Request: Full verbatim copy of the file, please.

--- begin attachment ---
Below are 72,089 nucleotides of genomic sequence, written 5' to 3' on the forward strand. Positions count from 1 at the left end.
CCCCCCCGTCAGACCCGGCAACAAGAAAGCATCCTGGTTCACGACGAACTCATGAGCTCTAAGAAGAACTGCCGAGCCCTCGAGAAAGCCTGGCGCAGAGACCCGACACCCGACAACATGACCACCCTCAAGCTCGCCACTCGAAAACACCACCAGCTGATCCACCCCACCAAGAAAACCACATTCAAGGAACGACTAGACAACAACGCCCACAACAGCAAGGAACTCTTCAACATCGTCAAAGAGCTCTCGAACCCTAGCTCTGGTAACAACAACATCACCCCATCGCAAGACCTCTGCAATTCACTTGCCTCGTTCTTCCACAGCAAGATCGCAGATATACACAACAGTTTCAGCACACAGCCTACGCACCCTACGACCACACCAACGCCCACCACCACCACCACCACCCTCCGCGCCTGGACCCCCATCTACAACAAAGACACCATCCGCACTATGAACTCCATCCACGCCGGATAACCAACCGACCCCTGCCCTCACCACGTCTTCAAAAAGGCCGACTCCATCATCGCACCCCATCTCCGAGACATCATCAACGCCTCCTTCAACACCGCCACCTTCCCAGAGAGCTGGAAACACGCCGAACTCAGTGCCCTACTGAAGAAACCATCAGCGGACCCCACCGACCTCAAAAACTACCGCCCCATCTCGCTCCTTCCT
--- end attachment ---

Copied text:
Below are 72,089 nucleotides of genomic sequence, written 5' to 3' on the forward strand. Positions count from 1 at the left end.
CCCCCCCGTCAGACCCGGCAACAAGAAAGCATCCTGGTTCACGACGAACTCATGAGCTCTAAGAAGAACTGCCGAGCCCTCGAGAAAGCCTGGCGCAGAGACCCGACACCCGACAACATGACCACCCTCAAGCTCGCCACTCGAAAACACCACCAGCTGATCCACCCCACCAAGAAAACCACATTCAAGGAACGACTAGACAACAACGCCCACAACAGCAAGGAACTCTTCAACATCGTCAAAGAGCTCTCGAACCCTAGCTCTGGTAACAACAACATCACCCCATCGCAAGACCTCTGCAATTCACTTGCCTCGTTCTTCCACAGCAAGATCGCAGATATACACAACAGTTTCAGCACACAGCCTACGCACCCTACGACCACACCAACGCCCACCACCACCACCACCACCCTCCGCGCCTGGACCCCCATCTACAACAAAGACACCATCCGCACTATGAACTCCATCCACGCCGGATAACCAACCGACCCCTGCCCTCACCACGTCTTCAAAAAGGCCGACTCCATCATCGCACCCCATCTCCGAGACATCATCAACGCCTCCTTCAACACCGCCACCTTCCCAGAGAGCTGGAAACACGCCGAACTCAGTGCCCTACTGAAGAAACCATCAGCGGACCCCACCGACCTCAAAAACTACCGCCCCATCTCGCTCCTTCCT